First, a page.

Can CAD Help in Meeting Efficiency Standards for Electric Motors?

Electronics manufacturers need to make motors compliant with the EU efficiency rules. The solution may include CAD and SaaS.

May 9, 2023

4 Min Read
ECM Exploded PCB Stator Motor  (1).jpg

Brian Casey, CEO of ECM PCB Stator Technology

With an eye on sustainability, the governing body is phasing in legally mandated Minimum Energy Performance Standards (MEPS) for motors. That’s largely because the eight billion electric motors currently in use in the European Union consume nearly 50 percent of all electricity the region produces, according to EU data.

Reducing that energy sink via regulation is an obvious goal for European policymakers seeking a more environmentally friendly power grid. The resulting regulation has sent companies searching for fixes to adapt products to new performance rules. As with many commercial challenges, the solution for rapidly transitioning to millions of highly efficient electric motors lies in design.

EU Ecodesign Regs

Before expanding on that, some background on the EU’s rules regime is needed. In 2019, the European Parliament passed “ecodesign” legislation with a framework for phasing in minimum electric motor efficiency requirements based on International Electrotechnical Commission classes IE1 (Standard Efficiency) to IE4 (Super-Premium Efficiency). These new MEPS regs have a broad scope—covering everything from home appliances to industrial air conditioning—and apply to motors with a power range from 0.12 kW to 1000 kW.  

In July 2023, the EU will become the first region in the world to make the IE4 efficiency class mandatory for some categories of electric motors. Altogether, the European Union expects this framework to erase 40 million tons of CO2 emissions annually. Furthermore, the EU projects that its eco-design motor regulations will save European households $22 billion in energy costs by delivering 110 TWh of annual energy savings by 2030. The latter is equivalent to the yearly electricity consumption of the Netherlands.   

To put that in context, by simply using more efficient motors, the EU can save as much energy as its seventh-largest economy currently uses annually. That’s all good news for the environment, EU countries, and their citizens. Still, there remains a conundrum. How do global electronics manufacturers convert hundreds of product lines with electric motors that conform to the EU’s ecodesign standards?

Past Tech Can’t Power The Future

Part of the answer lies in accepting that the status quo—using traditional, off-the-shelf electric motors—won’t suffice for manufacturers selling in Europe. Conventional machines rarely reach efficiency rates above 75 percent and offer little to no design optimization. These electric motor classes are bulky, and loud, and require a lot of raw materials to produce. Furthermore, they are costly and complicated to manufacture and dispose of.

Continued reliance on this outdated technology is the primary reason electric motor systems are sucking up 50 percent of the EU’s annual electricity output and account for over 50% of global energy consumption. In short, the EU—and other regions mandating higher motor efficiency standards—can not solve 21st-century energy challenges using 50-year-old motor technology.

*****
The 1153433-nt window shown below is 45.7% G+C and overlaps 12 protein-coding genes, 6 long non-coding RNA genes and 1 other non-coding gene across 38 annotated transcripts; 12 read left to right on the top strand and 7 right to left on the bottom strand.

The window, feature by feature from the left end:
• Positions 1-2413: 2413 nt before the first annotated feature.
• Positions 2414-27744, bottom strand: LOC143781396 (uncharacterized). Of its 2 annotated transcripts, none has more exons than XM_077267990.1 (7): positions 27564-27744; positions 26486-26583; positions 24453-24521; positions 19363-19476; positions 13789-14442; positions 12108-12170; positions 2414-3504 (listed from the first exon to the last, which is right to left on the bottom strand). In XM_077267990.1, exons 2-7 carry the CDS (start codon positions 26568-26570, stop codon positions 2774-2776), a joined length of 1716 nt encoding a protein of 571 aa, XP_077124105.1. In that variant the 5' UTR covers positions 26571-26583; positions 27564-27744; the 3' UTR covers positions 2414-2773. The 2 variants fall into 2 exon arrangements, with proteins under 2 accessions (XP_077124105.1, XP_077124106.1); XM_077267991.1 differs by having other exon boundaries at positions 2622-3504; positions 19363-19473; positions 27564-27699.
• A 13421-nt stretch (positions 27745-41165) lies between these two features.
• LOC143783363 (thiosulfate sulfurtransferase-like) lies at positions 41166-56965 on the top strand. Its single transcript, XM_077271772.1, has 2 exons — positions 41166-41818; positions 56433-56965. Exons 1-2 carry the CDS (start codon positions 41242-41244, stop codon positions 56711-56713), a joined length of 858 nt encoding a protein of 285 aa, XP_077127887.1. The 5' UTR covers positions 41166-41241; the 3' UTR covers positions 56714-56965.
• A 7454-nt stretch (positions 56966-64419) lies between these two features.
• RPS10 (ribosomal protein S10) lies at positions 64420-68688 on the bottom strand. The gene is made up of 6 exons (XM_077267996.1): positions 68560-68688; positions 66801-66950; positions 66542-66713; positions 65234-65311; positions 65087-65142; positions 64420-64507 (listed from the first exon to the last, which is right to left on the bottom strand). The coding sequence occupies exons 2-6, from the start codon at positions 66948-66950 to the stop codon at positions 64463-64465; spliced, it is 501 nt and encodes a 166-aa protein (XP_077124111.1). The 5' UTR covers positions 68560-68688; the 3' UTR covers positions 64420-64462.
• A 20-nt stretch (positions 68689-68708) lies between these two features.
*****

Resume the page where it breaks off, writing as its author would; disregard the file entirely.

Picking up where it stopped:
For commercial actors, complying with the European Union’s Minimum Energy Performance Standards (MEPS) will require the ability to create better-performing, custom-designed electric motors that can be produced sustainably. As a startup, ECM PCB Stator Technology’s approach to meeting this need comes down to two things: advanced motor technology and CAD.  

Motor Cad Can Scale Efficiency  

On the tech side, ECM has developed printed circuit board—or PCB Stator—electric motors. The PCB Stator replaces the copper windings found in conventional electric machines with an ultra-thin stator. Electric motors incorporating ECM’s printed circuit board stators are smaller, 70% lighter, achieve efficiencies of up to 96 percent, and use up to 80 percent less raw materials than conventional machines. 

ECM couples this PCB Stator science to its PrintStator CAD platform. This allows innovators to dial-in precise performance and dimensional specs to create custom electric motor solutions integrated with patented PCB Stator technology. For example, if a European washing-machine manufacturer needs a 1.62 horsepower electric motor that achieves 94% efficiency and conforms to an exact form factor, that can be designed via the software.

To scale these benefits more broadly, ECM offers PrintStator as a SaaS product. This lets innovators in the EU, and other regions, print custom-printed circuit board stator motors anywhere in the world through existing PCB manufacturing facilities. There’s a compound benefit here in requiring less energy and fewer sourced materials to create more efficient electric motors. 

ECM is working with several global manufacturing companies to incorporate PrintStator-designed PCB Stator solutions into commercial and industrial devices compliant with the EU’s Minimum Energy Performance Standards for motors.  

The adoption of printed circuit board technology and CAD via SaaS can be an effective means for European Union regulators and private sector producers to solve a common challenge. That is, upgrading the continent with more efficient electric motors that reduce pollution, create a sustainable power grid, and save European households billions of Euros in energy costs.

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